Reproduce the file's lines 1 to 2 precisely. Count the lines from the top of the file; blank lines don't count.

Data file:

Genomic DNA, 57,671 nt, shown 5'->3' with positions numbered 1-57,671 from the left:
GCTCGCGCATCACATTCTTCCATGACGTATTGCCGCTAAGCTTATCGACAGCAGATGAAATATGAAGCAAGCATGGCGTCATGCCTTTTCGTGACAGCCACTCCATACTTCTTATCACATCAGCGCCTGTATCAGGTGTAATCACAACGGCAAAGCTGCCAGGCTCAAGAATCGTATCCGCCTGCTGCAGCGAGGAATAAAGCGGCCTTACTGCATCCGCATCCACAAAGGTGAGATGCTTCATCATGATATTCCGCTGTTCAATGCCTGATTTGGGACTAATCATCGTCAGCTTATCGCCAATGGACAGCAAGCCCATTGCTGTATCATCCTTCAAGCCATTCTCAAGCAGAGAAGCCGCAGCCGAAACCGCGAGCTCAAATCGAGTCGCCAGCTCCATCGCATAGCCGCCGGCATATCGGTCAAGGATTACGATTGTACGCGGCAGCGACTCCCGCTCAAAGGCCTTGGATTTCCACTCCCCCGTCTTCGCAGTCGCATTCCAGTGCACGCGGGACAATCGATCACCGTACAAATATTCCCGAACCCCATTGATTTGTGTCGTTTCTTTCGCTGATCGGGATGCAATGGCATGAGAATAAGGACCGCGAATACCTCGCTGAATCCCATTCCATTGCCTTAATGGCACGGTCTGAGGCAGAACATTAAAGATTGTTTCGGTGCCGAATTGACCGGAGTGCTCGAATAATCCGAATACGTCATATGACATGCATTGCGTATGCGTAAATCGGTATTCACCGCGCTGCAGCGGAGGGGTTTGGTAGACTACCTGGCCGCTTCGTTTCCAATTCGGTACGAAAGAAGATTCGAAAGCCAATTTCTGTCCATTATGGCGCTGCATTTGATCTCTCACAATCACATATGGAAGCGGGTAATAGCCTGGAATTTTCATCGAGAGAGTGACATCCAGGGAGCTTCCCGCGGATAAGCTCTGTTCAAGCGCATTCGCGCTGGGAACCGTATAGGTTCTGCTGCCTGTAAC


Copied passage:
Genomic DNA, 57,671 nt, shown 5'->3' with positions numbered 1-57,671 from the left:
GCTCGCGCATCACATTCTTCCATGACGTATTGCCGCTAAGCTTATCGACAGCAGATGAAATATGAAGCAAGCATGGCGTCATGCCTTTTCGTGACAGCCACTCCATACTTCTTATCACATCAGCGCCTGTATCAGGTGTAATCACAACGGCAAAGCTGCCAGGCTCAAGAATCGTATCCGCCTGCTGCAGCGAGGAATAAAGCGGCCTTACTGCATCCGCATCCACAAAGGTGAGATGCTTCATCATGATATTCCGCTGTTCAATGCCTGATTTGGGACTAATCATCGTCAGCTTATCGCCAATGGACAGCAAGCCCATTGCTGTATCATCCTTCAAGCCATTCTCAAGCAGAGAAGCCGCAGCCGAAACCGCGAGCTCAAATCGAGTCGCCAGCTCCATCGCATAGCCGCCGGCATATCGGTCAAGGATTACGATTGTACGCGGCAGCGACTCCCGCTCAAAGGCCTTGGATTTCCACTCCCCCGTCTTCGCAGTCGCATTCCAGTGCACGCGGGACAATCGATCACCGTACAAATATTCCCGAACCCCATTGATTTGTGTCGTTTCTTTCGCTGATCGGGATGCAATGGCATGAGAATAAGGACCGCGAATACCTCGCTGAATCCCATTCCATTGCCTTAATGGCACGGTCTGAGGCAGAACATTAAAGATTGTTTCGGTGCCGAATTGACCGGAGTGCTCGAATAATCCGAATACGTCATATGACATGCATTGCGTATGCGTAAATCGGTATTCACCGCGCTGCAGCGGAGGGGTTTGGTAGACTACCTGGCCGCTTCGTTTCCAATTCGGTACGAAAGAAGATTCGAAAGCCAATTTCTGTCCATTATGGCGCTGCATTTGATCTCTCACAATCACATATGGAAGCGGGTAATAGCCTGGAATTTTCATCGAGAGAGTGACATCCAGGGAGCTTCCCGCGGATAAGCTCTGTTCAAGCGCATTCGCGCTGGGAACCGTATAGGTTCTGCTGCCTGTAAC